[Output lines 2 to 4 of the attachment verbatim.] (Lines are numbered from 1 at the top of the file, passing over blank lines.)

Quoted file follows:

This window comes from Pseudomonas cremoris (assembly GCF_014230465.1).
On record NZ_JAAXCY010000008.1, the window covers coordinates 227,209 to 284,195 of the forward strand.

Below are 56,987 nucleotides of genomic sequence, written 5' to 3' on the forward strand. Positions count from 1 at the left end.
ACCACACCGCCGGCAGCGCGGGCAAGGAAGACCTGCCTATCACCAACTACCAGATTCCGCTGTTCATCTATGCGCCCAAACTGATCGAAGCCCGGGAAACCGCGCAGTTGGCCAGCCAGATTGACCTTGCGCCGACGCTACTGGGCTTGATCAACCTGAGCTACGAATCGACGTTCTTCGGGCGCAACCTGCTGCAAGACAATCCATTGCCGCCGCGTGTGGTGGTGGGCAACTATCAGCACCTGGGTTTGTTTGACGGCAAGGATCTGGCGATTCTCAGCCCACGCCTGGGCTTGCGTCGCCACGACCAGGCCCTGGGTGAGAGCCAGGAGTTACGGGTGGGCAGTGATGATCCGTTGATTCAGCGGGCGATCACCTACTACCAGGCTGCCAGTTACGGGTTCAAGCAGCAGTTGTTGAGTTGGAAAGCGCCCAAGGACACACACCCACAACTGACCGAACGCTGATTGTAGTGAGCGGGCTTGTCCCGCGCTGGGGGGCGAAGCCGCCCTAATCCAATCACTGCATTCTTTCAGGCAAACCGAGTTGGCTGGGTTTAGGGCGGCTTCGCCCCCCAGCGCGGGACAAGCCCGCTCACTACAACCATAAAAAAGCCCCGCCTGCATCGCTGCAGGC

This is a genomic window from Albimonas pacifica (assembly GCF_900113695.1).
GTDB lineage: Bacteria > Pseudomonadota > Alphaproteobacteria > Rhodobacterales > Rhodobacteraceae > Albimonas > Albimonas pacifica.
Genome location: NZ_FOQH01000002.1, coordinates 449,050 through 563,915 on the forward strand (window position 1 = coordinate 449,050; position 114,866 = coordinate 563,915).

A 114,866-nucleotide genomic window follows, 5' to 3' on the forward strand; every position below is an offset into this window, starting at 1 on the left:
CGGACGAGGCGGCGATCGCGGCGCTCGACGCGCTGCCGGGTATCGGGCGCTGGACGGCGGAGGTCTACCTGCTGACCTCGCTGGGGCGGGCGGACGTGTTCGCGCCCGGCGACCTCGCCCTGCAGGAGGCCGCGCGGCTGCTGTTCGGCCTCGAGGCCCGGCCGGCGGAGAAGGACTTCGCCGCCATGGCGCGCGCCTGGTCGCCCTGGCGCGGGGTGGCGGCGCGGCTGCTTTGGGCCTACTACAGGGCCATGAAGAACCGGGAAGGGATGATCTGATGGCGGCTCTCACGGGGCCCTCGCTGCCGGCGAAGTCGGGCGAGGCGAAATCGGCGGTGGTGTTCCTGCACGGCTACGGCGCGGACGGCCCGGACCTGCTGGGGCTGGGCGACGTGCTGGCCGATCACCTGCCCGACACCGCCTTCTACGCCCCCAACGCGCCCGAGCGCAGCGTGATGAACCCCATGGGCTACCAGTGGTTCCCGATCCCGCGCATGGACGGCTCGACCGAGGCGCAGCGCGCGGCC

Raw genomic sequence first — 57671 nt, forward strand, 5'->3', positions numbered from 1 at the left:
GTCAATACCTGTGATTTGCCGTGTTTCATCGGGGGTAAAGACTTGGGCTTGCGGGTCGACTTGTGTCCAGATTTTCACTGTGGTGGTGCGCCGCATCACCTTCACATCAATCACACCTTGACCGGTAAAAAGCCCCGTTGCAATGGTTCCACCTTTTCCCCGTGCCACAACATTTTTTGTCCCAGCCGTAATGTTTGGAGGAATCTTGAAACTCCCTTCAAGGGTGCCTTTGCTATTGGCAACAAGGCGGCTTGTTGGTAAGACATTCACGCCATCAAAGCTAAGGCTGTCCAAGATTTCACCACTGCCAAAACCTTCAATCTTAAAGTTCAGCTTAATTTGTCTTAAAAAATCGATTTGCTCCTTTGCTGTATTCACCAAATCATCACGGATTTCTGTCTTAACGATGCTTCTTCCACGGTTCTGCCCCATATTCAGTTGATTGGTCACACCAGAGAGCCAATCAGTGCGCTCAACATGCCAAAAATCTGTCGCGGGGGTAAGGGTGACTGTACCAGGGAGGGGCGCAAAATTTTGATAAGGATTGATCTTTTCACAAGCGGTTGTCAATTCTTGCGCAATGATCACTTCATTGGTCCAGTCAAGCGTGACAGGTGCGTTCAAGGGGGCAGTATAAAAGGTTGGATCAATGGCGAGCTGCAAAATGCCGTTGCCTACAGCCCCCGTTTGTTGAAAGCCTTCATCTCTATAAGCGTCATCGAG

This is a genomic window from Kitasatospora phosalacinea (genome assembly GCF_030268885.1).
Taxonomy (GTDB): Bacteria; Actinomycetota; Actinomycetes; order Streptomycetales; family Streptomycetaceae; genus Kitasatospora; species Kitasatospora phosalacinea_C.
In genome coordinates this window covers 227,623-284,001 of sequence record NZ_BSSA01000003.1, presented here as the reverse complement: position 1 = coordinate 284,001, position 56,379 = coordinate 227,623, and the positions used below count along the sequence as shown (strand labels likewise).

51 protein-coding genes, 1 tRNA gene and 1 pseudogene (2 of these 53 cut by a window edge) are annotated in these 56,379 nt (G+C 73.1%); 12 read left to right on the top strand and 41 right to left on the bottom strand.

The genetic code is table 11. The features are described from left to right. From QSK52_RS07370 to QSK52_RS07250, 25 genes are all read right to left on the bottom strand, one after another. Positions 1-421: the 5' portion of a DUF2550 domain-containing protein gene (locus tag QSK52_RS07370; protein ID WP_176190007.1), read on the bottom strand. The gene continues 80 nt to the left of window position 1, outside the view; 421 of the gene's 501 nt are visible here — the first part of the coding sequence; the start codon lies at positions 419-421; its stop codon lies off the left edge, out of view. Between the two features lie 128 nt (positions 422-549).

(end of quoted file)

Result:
On record NZ_JAAXCY010000008.1, the window covers coordinates 227,209 to 284,195 of the forward strand.

Below are 56,987 nucleotides of genomic sequence, written 5' to 3' on the forward strand. Positions count from 1 at the left end.
ACCACACCGCCGGCAGCGCGGGCAAGGAAGACCTGCCTATCACCAACTACCAGATTCCGCTGTTCATCTATGCGCCCAAACTGATCGAAGCCCGGGAAACCGCGCAGTTGGCCAGCCAGATTGACCTTGCGCCGACGCTACTGGGCTTGATCAACCTGAGCTACGAATCGACGTTCTTCGGGCGCAACCTGCTGCAAGACAATCCATTGCCGCCGCGTGTGGTGGTGGGCAACTATCAGCACCTGGGTTTGTTTGACGGCAAGGATCTGGCGATTCTCAGCCCACGCCTGGGCTTGCGTCGCCACGACCAGGCCCTGGGTGAGAGCCAGGAGTTACGGGTGGGCAGTGATGATCCGTTGATTCAGCGGGCGATCACCTACTACCAGGCTGCCAGTTACGGGTTCAAGCAGCAGTTGTTGAGTTGGAAAGCGCCCAAGGACACACACCCACAACTGACCGAACGCTGATTGTAGTGAGCGGGCTTGTCCCGCGCTGGGGGGCGAAGCCGCCCTAATCCAATCACTGCATTCTTTCAGGCAAACCGAGTTGGCTGGGTTTAGGGCGGCTTCGCCCCCCAGCGCGGGACAAGCCCGCTCACTACAACCATAAAAAAGCCCCGCCTGCATCGCTGCAGGC